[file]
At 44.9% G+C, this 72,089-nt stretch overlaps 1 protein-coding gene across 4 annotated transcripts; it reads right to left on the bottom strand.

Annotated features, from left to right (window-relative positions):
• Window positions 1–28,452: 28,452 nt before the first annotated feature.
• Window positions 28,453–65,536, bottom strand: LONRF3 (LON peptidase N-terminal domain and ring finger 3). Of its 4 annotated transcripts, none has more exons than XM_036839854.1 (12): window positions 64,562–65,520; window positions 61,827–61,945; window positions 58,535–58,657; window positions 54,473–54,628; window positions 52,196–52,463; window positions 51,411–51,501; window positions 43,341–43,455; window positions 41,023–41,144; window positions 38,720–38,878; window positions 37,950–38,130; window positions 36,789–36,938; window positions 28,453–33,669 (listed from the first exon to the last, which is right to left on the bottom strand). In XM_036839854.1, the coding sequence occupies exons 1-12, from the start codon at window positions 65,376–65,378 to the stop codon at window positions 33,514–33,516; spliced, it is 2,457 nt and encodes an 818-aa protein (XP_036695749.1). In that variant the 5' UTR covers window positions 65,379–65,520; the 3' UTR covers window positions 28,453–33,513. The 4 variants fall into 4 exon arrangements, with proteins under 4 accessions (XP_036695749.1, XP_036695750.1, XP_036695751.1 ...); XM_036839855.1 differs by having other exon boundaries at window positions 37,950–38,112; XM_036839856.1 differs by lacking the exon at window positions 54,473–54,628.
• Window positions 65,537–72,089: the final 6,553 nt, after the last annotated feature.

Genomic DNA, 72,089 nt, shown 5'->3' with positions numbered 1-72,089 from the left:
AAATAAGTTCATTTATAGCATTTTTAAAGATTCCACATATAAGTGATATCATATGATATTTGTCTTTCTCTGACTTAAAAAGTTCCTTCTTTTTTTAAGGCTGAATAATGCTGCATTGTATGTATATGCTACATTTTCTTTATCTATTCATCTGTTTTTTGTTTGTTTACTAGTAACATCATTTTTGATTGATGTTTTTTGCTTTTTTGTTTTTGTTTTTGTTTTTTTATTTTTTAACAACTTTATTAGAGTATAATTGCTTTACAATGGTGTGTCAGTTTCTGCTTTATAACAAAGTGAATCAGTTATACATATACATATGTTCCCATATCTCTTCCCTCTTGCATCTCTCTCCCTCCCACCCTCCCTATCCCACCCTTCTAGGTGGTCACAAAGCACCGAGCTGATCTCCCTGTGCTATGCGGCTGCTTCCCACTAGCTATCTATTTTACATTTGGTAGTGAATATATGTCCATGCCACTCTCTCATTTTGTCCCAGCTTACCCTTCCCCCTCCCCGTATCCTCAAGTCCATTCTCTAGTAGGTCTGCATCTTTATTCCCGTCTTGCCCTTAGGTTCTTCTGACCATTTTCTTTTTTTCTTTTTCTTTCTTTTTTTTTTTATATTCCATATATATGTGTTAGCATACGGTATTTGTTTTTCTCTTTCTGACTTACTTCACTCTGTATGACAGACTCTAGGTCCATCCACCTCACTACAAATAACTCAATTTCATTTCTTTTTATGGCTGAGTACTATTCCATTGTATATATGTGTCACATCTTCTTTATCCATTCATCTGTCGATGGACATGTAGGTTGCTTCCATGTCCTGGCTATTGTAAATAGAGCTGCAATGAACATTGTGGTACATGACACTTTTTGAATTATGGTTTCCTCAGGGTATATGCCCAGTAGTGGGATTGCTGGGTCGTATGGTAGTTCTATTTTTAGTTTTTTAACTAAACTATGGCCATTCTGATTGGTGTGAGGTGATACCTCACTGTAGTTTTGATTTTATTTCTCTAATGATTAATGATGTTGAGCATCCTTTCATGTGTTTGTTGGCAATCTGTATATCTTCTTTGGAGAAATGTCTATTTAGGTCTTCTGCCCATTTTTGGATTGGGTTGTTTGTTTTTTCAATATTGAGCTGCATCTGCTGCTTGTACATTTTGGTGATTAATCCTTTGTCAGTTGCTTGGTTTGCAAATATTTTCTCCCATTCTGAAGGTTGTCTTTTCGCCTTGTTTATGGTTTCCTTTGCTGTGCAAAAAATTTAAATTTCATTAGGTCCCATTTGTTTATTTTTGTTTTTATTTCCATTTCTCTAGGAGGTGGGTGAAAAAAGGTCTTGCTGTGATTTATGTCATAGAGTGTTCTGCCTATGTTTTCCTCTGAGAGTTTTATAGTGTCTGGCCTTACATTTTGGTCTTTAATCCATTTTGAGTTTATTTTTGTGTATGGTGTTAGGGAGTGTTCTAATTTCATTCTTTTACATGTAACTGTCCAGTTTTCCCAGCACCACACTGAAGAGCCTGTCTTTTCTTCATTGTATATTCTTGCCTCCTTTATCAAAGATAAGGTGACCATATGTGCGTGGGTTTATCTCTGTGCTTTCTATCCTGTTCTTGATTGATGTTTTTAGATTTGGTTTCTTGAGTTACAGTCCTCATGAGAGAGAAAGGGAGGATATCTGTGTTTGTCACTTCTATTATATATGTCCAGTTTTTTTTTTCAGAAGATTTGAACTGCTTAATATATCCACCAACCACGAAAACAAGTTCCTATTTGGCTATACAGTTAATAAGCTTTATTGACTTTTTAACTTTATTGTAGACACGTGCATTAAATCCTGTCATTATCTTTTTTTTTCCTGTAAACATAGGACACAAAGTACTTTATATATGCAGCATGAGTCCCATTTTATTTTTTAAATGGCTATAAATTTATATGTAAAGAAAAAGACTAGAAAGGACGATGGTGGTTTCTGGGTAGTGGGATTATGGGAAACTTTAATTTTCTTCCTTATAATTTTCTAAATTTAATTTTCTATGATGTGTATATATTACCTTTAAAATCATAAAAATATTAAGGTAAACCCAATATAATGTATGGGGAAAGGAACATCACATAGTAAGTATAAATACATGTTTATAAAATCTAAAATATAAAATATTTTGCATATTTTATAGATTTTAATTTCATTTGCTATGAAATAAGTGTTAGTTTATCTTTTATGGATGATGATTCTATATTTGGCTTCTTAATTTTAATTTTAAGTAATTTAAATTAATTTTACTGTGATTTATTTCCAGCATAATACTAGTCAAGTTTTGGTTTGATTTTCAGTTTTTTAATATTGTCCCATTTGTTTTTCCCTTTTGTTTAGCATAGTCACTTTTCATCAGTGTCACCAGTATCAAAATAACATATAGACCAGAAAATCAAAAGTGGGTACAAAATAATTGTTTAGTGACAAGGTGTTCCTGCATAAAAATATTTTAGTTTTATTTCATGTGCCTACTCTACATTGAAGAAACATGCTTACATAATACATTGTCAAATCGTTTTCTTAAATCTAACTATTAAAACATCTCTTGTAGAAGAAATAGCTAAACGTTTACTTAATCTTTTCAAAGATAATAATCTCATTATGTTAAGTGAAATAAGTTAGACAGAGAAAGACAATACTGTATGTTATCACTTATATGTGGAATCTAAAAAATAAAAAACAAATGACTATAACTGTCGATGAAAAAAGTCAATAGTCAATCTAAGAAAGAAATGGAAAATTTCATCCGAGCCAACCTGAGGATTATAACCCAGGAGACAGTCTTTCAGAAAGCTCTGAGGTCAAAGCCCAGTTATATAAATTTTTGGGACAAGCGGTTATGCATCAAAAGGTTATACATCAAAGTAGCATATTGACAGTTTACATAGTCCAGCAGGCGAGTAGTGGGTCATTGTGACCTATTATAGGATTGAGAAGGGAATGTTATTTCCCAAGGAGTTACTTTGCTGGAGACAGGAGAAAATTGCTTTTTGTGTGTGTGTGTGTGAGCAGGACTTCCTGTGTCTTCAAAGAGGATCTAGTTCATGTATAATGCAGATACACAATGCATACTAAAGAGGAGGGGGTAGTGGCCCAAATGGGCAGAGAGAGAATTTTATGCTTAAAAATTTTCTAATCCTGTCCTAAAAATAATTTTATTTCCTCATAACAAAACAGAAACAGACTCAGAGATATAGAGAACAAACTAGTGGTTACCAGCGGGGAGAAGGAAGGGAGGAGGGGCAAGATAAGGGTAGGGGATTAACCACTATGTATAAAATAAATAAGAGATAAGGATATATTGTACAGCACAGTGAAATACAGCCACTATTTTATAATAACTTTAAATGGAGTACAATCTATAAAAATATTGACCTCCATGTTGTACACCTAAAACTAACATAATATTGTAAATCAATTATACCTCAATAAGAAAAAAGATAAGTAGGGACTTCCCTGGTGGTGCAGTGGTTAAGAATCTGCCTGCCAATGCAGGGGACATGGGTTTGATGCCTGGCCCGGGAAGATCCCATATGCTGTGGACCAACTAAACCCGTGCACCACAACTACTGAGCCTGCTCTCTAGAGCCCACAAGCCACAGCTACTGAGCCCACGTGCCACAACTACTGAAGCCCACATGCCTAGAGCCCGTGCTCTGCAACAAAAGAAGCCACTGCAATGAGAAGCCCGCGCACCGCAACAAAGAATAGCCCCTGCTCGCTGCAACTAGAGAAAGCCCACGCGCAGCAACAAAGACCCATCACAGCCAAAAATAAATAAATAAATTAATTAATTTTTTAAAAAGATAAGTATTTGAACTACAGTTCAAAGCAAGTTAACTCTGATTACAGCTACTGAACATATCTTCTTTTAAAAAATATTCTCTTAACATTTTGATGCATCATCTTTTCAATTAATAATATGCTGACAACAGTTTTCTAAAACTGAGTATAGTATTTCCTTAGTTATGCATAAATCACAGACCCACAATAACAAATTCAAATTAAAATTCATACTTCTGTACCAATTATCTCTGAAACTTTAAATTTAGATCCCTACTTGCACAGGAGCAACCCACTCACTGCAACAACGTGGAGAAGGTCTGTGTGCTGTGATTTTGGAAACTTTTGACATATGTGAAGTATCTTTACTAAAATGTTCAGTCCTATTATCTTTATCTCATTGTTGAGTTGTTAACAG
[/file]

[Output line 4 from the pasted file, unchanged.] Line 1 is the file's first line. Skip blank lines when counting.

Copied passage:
• Window positions 28,453–65,536, bottom strand: LONRF3 (LON peptidase N-terminal domain and ring finger 3). Of its 4 annotated transcripts, none has more exons than XM_036839854.1 (12): window positions 64,562–65,520; window positions 61,827–61,945; window positions 58,535–58,657; window positions 54,473–54,628; window positions 52,196–52,463; window positions 51,411–51,501; window positions 43,341–43,455; window positions 41,023–41,144; window positions 38,720–38,878; window positions 37,950–38,130; window positions 36,789–36,938; window positions 28,453–33,669 (listed from the first exon to the last, which is right to left on the bottom strand). In XM_036839854.1, the coding sequence occupies exons 1-12, from the start codon at window positions 65,376–65,378 to the stop codon at window positions 33,514–33,516; spliced, it is 2,457 nt and encodes an 818-aa protein (XP_036695749.1). In that variant the 5' UTR covers window positions 65,379–65,520; the 3' UTR covers window positions 28,453–33,513. The 4 variants fall into 4 exon arrangements, with proteins under 4 accessions (XP_036695749.1, XP_036695750.1, XP_036695751.1 ...); XM_036839855.1 differs by having other exon boundaries at window positions 37,950–38,112; XM_036839856.1 differs by lacking the exon at window positions 54,473–54,628.